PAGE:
Geotechnical engineering explains the mechanics of soils and rocks and their engineering applications to the development of humankind.
The story of the engineering relationship between humans and earth, it is a branch of civil engineering that can be traced back as far as ancient times.
Today, geotechnical engineering is a crucial component in modern building practices, especially where the design and construction of major civil engineering and construction projects are concerned.
In this guide, we look at the history of geotechnical engineering, its practical applications and importance.
A Brief History of Geotechnical Engineering
Modern geotechnical engineering came to prominence between 1700 and 1900, when scientists such as Coulomb, Darcy and Atterberg published key theories on soil mechanics and the movement of water through soil.
Building on these theories, the landmark publication ‘Theoretical Soil Mechanics’, written by legendary civil engineer Karl Terzaghi in 1925, set the course for modern geotechnics.
Made up of 19,000 members across 89 countries, the ISSMGE is the leading professional body representing the interests and activities of geotechnical engineers the World over (source: ISSMGE).
Geotechnical Engineering Explained
The job of geotechnical engineers is to create a more sustainable World by investigating, designing and building through the soil and rocks that our World is built upon.
Geotechnical engineering examines the strength and deformation properties of soil, as-well as other important materials such as clay, silt, sand and rock.
A major branch of civil engineering, it is comprised of a number of specialist fields. These are:
Soil and rock mechanics – describes the behaviour of soils, providing the theoretical basis for analysis in geotechnical engineering;
Geophysics – uses maths and physics to analyse the Earth’s internal structure and dynamics;
Hydrogeology – examines the movement, behaviour and quality of water found underground (i.e. in the soil and rocks of the Earth’s crust);
Engineering geology – combining the fields of Earth sciences and engineering, engineering geology examines the likely impact major construction developments will have on the land they are built on.
Where major building developments are concerned, geotechnical engineering is required to determine ground strength prior to construction.
Furthermore, it is crucial in the design and analysis of a range of structures that are supported by soil or rock, including building foundations, embankments, roads, tunnels, levees and landfills.
Typical Duties of Geotechnical Engineers
Geotechnical engineers spend most of their time in the field and conducting analyses in geotechnical laboratories.
A varied and challenging role, no two days are the same – the range of activities a geotechnical engineer will tackle on a daily basis depends very much on the number and scope of projects at hand.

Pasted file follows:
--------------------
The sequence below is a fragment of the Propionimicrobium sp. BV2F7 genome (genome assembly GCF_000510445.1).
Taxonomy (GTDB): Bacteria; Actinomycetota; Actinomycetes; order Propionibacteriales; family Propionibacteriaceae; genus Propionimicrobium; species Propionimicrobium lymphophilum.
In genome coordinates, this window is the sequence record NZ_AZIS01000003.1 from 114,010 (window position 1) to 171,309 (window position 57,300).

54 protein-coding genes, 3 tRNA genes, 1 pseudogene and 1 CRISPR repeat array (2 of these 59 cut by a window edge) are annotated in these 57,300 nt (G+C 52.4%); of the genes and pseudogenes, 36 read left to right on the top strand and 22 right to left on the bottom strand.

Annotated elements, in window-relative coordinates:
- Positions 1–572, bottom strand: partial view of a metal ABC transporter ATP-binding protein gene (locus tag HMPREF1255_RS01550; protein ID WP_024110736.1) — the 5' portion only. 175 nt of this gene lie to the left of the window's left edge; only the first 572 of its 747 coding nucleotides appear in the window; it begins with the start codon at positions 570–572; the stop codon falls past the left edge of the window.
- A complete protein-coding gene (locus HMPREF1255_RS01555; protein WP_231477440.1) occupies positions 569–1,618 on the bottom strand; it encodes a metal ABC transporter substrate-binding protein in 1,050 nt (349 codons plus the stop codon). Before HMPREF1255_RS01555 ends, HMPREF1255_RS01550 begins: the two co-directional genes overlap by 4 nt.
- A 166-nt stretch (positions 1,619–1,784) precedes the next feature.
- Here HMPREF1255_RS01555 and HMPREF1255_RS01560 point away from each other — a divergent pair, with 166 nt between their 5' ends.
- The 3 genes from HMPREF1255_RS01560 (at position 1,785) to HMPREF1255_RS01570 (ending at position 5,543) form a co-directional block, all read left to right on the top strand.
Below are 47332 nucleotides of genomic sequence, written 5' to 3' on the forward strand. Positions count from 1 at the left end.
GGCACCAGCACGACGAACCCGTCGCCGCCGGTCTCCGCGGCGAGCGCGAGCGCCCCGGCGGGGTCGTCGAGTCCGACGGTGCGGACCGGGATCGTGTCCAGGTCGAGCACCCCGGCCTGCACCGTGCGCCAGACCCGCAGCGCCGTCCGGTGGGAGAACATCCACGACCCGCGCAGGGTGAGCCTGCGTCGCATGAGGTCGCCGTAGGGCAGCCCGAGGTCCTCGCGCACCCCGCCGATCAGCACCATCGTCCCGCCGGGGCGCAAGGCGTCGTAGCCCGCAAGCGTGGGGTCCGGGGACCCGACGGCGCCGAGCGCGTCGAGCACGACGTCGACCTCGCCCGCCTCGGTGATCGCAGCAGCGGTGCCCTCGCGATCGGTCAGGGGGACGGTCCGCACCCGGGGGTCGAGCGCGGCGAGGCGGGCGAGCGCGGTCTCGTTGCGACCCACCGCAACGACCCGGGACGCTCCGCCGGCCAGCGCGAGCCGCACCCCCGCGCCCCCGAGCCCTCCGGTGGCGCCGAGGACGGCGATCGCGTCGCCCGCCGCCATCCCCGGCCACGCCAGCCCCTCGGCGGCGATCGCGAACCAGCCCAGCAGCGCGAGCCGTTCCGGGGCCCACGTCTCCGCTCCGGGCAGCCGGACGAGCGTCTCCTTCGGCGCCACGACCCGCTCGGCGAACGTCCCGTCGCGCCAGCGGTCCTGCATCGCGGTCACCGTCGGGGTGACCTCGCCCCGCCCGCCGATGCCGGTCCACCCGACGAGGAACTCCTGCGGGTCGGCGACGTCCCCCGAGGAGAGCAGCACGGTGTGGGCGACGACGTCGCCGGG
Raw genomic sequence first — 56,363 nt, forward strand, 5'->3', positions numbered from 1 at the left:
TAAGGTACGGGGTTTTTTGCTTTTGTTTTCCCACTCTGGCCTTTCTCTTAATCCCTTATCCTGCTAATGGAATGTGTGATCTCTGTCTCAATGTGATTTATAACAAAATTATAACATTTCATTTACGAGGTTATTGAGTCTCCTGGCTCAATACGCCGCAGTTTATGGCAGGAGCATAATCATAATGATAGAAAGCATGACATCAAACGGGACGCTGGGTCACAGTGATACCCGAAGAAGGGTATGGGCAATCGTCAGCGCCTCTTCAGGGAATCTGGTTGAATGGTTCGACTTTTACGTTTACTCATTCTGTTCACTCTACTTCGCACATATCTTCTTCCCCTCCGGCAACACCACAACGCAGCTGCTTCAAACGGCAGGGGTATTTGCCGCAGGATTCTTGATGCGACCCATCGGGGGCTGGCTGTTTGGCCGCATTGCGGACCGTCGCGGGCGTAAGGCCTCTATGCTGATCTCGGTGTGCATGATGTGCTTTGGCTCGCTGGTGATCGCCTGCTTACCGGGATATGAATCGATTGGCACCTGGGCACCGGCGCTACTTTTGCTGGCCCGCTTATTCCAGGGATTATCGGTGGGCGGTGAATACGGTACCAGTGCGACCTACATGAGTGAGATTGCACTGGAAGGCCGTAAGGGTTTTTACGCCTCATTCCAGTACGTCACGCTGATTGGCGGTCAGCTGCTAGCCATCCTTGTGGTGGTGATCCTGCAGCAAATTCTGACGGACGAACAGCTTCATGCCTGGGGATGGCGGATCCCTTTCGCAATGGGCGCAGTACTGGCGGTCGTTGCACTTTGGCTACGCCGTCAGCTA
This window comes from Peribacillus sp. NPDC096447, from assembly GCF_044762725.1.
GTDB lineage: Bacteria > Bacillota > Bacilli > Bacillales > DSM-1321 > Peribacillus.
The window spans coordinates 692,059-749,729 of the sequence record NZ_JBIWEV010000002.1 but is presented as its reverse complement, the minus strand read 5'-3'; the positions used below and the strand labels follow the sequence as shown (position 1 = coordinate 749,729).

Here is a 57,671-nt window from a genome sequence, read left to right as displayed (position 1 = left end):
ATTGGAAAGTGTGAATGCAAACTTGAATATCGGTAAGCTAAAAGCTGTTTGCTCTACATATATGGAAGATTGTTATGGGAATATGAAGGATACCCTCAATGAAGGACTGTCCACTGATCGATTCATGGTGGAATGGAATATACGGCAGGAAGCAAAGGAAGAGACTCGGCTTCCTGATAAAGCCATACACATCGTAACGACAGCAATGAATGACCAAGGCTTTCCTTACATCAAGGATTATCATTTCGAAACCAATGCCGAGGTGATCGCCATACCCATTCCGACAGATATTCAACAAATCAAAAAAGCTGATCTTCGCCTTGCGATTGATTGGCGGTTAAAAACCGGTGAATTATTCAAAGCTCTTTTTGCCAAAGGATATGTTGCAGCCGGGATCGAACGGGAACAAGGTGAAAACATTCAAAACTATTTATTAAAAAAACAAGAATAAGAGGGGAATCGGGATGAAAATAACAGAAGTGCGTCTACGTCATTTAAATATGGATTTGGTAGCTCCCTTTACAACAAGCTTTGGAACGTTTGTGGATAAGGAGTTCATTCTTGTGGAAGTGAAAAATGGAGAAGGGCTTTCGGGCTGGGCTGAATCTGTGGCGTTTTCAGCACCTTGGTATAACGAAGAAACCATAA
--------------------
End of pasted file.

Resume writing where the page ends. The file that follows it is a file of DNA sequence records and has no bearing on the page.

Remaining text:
A multi-disciplined profession, typical duties include:
Subsurface investigation: Collection of soil samples to determine stress bearing capability and the stability of the ground
Field testing: Once the subsurface investigation has been carried out, further testing is required to determine if the quality of the land in use will present any safety risks
Computer analysis: Using specialist software, the findings of any subsurface investigation and field testing are analysed, the results of which will usually contribute to the development of earthworks and the construction of foundations.
Geotechnical engineers will also be required to attend regular client meetings to provide project status reports and discuss budget and time constraints.
The Importance of Geotechnical Engineering
‘Everything you see around you is supported by soil and rock; anything that is not supported by soil or rock either floats, flies or falls down’ (source: whatisgeotech.org).
History teaches us many valuable lessons. In the past, a lack of geotechnical awareness has been the catalyst for a series of disasters and near misses.
Take for instance Paris in the 1700s, which started to collapse due to underground limescale quarries used to create the icon buildings it is famous for.
Amidst a growing population and an increased need for buildings and appropriate infrastructure, human safety is paramount. The analysis of rock and soil mechanics can help to vastly improve building and infrastructure integrity, preventing collapse and, worst still, catastrophe.
Climate change is also an issue. One of the defining issues of our time, the threat of climate change, alongside the frequency and severity of natural disasters, demands stronger infrastructure. The collapse of the water defence system of New Orleans in 2003, as a result of the hurricane Katrina, is testament to this.